We’ve finally come to a major cross-road, the fork in the road where we have to choose the pathway forward. There is no going back. As normalcy and consensus reality break down, the way forward is unknown. Yet two paths at the fork are becoming clear. If we succumb to fear and doubt we will go down a path leading to mistrust, violence, and chaos. If we embrace the higher vibrations of love and inner peace, the path leads to cooperation, trust and freedom. What path will you take? What vibration will you hold and share? What world will you choose to step into? As many are coming to know, our thoughts and beliefs – conscious and unconscious – create our reality. We also attract what is a vibrational match. So what…

3 min
immune-supporting tips from traditional chinese medicine

For those times you can't run out to see your favourite doctor or practitioner there are still plenty of ways to reap the immune-supporting benefits of Traditional Chinese Medicine (TCM). TCM is a 5,000-year-old system that uses tools like acupuncture, acupressure, and cupping to heal the mind and body. Here are three ways you can use the time-tested medicine to support immunity naturally from the comfort of home: 1. Eat Warm Food and Drinks I cannot stress this enough - our digestive organs need warmth in order to properly function. Peristalsis, the physical movement of your food being pushed along the digestive tract in order to be absorbed, requires muscle and energy. The inside of your body is warm, and your muscles function best when they're warm, too (hence why we do warm-ups…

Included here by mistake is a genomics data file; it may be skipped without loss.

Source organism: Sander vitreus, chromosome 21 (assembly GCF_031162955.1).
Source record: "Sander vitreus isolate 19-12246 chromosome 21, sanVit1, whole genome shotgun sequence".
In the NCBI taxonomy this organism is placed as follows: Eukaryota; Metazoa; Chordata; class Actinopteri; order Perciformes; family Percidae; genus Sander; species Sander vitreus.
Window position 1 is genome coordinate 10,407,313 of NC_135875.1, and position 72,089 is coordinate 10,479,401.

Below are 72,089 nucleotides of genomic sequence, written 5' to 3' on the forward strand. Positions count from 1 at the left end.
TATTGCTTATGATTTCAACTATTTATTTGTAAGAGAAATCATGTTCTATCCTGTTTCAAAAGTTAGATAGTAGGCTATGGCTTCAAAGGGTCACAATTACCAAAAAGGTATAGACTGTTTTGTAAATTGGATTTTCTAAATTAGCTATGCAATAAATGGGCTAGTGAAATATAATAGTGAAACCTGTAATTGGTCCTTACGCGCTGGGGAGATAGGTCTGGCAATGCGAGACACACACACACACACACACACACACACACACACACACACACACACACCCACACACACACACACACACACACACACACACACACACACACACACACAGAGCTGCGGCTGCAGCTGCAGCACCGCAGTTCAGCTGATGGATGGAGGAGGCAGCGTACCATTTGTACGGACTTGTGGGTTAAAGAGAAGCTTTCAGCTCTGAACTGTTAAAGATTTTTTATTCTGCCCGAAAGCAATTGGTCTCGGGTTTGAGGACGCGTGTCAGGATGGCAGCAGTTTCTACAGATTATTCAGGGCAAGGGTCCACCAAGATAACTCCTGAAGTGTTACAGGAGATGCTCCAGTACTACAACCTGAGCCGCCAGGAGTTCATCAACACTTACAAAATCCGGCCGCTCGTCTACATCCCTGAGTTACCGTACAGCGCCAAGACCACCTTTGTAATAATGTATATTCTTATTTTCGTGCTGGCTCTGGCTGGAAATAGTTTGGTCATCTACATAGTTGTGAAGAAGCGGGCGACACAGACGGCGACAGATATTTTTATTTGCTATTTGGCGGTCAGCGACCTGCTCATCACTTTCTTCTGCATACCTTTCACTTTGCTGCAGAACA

3 min
treatment of pain is a challenge in alzheimer’s disease

The treatment and management of pain in people with Alzheimer’s disease (AD) can be a challenge due to problems in communication and uncommon symptoms of pain. Opioid painkillers are widely prescribed, but not without adverse effects. Finding the best course of treatment to alleviate pain in people with Alzheimer’s disease is a complex and multifaceted issue. One recent contribution to increasing our understanding of the big picture around AD, pain and painkillers is a PhD thesis by Researcher Aleksi Hamina, MSc (Pharm.), from the University of Eastern Finland. Using data from nationwide health care registers, he has studied the use of opioids and other painkillers in more than 70,000 people diagnosed with AD in Finland. “Treating pain in older adults is a massively important issue, which will become even more important in…

3 min
pets help stop elderly suicide

South Australian researchers have found that the presence of a dog, cat or even budgerigar can help prevent suicide among people over 60 years. The unexpected finding in research overseen by lecturer Dr Janette Young from the University of South Australia health sciences supports a push to introduce pet fostering into aged care homes. “Pets offer a counter to many older people’s sense of uselessness,” Dr Young said, after publishing the new findings in the journal Anthrozoos. “Animals need looking after which creates a sense of purpose for older people and they also promote social connections with other people.” When Dr Young and her colleagues asked thirty-five people aged 60-83 years how their pets influenced their health, one third of respondents reported that they felt ‘actively suicidal’ or ‘significantly traumatised’ but their…